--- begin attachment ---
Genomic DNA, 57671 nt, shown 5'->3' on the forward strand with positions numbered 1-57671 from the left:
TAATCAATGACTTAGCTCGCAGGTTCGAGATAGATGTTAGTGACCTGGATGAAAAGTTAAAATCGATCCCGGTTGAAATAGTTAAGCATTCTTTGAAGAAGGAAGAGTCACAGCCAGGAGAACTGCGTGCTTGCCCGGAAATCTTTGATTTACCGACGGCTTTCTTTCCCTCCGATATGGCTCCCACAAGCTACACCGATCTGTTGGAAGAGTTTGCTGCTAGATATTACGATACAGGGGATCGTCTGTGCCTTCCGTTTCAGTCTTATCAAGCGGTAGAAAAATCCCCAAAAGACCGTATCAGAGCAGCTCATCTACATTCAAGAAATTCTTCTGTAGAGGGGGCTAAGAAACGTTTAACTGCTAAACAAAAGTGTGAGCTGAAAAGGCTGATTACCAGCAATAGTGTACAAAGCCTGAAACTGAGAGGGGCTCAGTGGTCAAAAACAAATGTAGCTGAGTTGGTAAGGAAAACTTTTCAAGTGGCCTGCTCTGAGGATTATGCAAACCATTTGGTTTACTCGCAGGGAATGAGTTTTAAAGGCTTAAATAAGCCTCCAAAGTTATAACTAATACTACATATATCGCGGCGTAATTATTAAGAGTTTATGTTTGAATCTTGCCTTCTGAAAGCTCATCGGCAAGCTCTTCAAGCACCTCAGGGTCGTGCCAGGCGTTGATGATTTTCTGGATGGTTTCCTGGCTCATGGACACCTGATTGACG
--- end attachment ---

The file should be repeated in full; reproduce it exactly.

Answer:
Genomic DNA, 57671 nt, shown 5'->3' on the forward strand with positions numbered 1-57671 from the left:
TAATCAATGACTTAGCTCGCAGGTTCGAGATAGATGTTAGTGACCTGGATGAAAAGTTAAAATCGATCCCGGTTGAAATAGTTAAGCATTCTTTGAAGAAGGAAGAGTCACAGCCAGGAGAACTGCGTGCTTGCCCGGAAATCTTTGATTTACCGACGGCTTTCTTTCCCTCCGATATGGCTCCCACAAGCTACACCGATCTGTTGGAAGAGTTTGCTGCTAGATATTACGATACAGGGGATCGTCTGTGCCTTCCGTTTCAGTCTTATCAAGCGGTAGAAAAATCCCCAAAAGACCGTATCAGAGCAGCTCATCTACATTCAAGAAATTCTTCTGTAGAGGGGGCTAAGAAACGTTTAACTGCTAAACAAAAGTGTGAGCTGAAAAGGCTGATTACCAGCAATAGTGTACAAAGCCTGAAACTGAGAGGGGCTCAGTGGTCAAAAACAAATGTAGCTGAGTTGGTAAGGAAAACTTTTCAAGTGGCCTGCTCTGAGGATTATGCAAACCATTTGGTTTACTCGCAGGGAATGAGTTTTAAAGGCTTAAATAAGCCTCCAAAGTTATAACTAATACTACATATATCGCGGCGTAATTATTAAGAGTTTATGTTTGAATCTTGCCTTCTGAAAGCTCATCGGCAAGCTCTTCAAGCACCTCAGGGTCGTGCCAGGCGTTGATGATTTTCTGGATGGTTTCCTGGCTCATGGACACCTGATTGACG